BGT-OTCD is being developed in a collaboration between Bloomsbury Genetic Therapies and University College London.
Bloomsbury Genetic Therapies’ BGT-OTCD, an investigational adeno-associated virus (AAV) vector-based gene therapy intended to treat ornithine transcarbamylase deficiency (OTCD), has received an orphan drug designation (ODD) from the FDA.1
BGT-OTCD, which is delivered via a single intravenous injection and utilizes the AAV-LK03 vector, with high specificity for the cells of the liver, is being developed in a collaboration between Bloomsbury and University College London (UCL). UCL submitted a clinical trial application to the United Kingdom’s Medicines and Healthcare products Regulatory Agency (MHRA) in December 2022 that was later cleared by the MHRA in May 2023.2,3 UCL is planning to carry out a phase 1/2 clinical trial, called HORACE (NCT05092685).1 Bloomsbury and UCL anticipate that HORACE, which will seek to recruit children with OTCD in the UK, will begin enrolling patients within the third quarter of this year.
“Ornithine transcarbamylase deficiency is a rare genetic disorder that is characterized by complete or partial lack of the OTC enzyme which causes too much ammonia to accumulate in the body,” Anupam Chakrapani, a consultant in metabolic medicine at Great Ormond Street Hospital and the trial’s principal investigator, said in a May 2023 statement.3 “People with this disease suffer from symptoms including vomiting, impaired voluntary movement and progressive lethargy, which can all progress to brain damage, coma or death if left untreated. The capsid used in this investigational AAV gene therapy, AAV-LK03, was selected for its enhanced ability to transduce human hepatocytes, and in particular periportal hepatocytes where the urea cycle preferentially takes place. We hope the trial will show that BGT-OTCD could provide sustained curative effect following a single administration even in children with a growing liver.”
Bloomsbury has noted that in preclinical research, BGT-OTCD underwent comprehensive evaluations of safety and biodistribution and showed curative potential.2 According to the clinicaltrials.gov page, the therapy is expected to have potential as a “bridge-to-transplant" for liver transplantation, the only currently approved curative option for OTCD. Liver transplantations are limited in availability, come with the need for lifelong immunosuppression and arginine supplementation, and carry a substantial risk for serious and life-threatening complications.1 As such, it is anticipated that BGT-OTCD could enable children with OTCD to grow in a more metabolically stable condition and sustain less long-term damage until liver transplantation becomes a viable option.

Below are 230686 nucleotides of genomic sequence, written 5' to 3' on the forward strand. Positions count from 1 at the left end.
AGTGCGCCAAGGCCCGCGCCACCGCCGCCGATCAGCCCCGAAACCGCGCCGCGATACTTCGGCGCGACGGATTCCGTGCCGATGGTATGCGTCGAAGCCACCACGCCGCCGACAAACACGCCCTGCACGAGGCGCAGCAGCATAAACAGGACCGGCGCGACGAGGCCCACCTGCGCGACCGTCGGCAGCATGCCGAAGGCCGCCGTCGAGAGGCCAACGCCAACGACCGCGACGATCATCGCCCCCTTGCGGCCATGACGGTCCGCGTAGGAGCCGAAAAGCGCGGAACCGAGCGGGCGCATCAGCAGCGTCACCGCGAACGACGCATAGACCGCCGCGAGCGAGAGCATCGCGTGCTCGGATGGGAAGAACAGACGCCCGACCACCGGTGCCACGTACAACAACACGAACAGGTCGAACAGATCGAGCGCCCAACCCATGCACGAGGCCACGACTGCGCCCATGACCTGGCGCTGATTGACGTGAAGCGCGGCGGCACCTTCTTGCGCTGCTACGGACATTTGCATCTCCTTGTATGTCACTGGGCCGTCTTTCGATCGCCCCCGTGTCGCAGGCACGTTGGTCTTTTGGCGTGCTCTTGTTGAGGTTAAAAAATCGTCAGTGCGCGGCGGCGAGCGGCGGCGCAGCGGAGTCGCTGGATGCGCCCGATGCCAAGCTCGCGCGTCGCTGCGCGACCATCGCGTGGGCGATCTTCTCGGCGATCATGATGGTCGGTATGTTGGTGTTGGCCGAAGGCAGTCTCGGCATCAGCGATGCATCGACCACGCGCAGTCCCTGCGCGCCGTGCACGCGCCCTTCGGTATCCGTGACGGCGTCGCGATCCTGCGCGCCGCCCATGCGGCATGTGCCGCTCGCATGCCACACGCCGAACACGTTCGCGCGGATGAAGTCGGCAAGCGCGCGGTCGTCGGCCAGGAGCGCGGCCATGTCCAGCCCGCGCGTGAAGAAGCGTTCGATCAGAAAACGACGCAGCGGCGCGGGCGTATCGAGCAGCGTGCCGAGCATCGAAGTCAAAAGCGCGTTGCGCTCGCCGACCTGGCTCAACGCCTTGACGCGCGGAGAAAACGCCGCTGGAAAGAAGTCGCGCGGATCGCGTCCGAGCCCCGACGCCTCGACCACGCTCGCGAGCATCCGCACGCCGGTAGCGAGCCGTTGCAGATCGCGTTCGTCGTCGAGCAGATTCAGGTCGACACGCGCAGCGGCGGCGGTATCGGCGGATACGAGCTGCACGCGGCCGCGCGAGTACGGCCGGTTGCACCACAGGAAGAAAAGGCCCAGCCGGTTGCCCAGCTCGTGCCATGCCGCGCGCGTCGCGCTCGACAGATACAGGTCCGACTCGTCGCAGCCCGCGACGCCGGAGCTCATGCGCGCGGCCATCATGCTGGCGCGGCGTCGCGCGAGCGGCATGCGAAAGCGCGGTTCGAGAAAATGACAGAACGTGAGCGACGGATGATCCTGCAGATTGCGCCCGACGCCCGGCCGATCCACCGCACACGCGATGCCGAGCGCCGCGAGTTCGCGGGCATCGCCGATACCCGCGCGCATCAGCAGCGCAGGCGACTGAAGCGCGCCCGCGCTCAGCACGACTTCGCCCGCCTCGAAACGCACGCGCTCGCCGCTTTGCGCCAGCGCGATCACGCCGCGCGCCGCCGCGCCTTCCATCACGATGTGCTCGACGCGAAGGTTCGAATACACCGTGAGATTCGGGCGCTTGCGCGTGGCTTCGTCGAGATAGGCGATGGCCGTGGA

“Having already received an ODD from the European Medicine Agency (EMA) and the rare pediatric disease designation from the FDA for BGT-OTCD, we now look forward to leveraging the benefits that this new designation brings, including the provision of post-approval market exclusivity in the US” Adrien Lemoine, MSc, the co-founder and chief executive officer of Bloomsbury, said in an August 9, 2023, statement.1
BGT-OTCD is Bloomsbury’s lead gene therapy program, but the company has a pipeline of gene therapy products for other rare disease indications currently in preclinical development. BGT-DTDS, an investigational AAV vector-based gene therapy intended to treat dopamine transporter deficiency syndrome, has also received ODDs from both the FDA and EMA and rare pediatric disease designation from the FDA.5 On March 1, 2023, the company held a scientific advice meeting with the UK’s MHRA in order to confirm that the preclinical research conducted to date on BGT-DTDS is sufficient for the initiation of a clinical trial for the therapy.6 As a result of the meeting, in which the MHRA gave an opinion supportive of clinical trial initiation, the company plans to submit a combined clinical trial and ethics committee application to the MHRA in 2024 for a phase 1/2/3 registrational trial. Bloomsbury is also exploring the potential of BGT-DTDS to treat Parkinson disease and has additional preclinical stage gene therapy programs for Niemann-Pick disease type C and infantile neuroaxonal dystrophy.7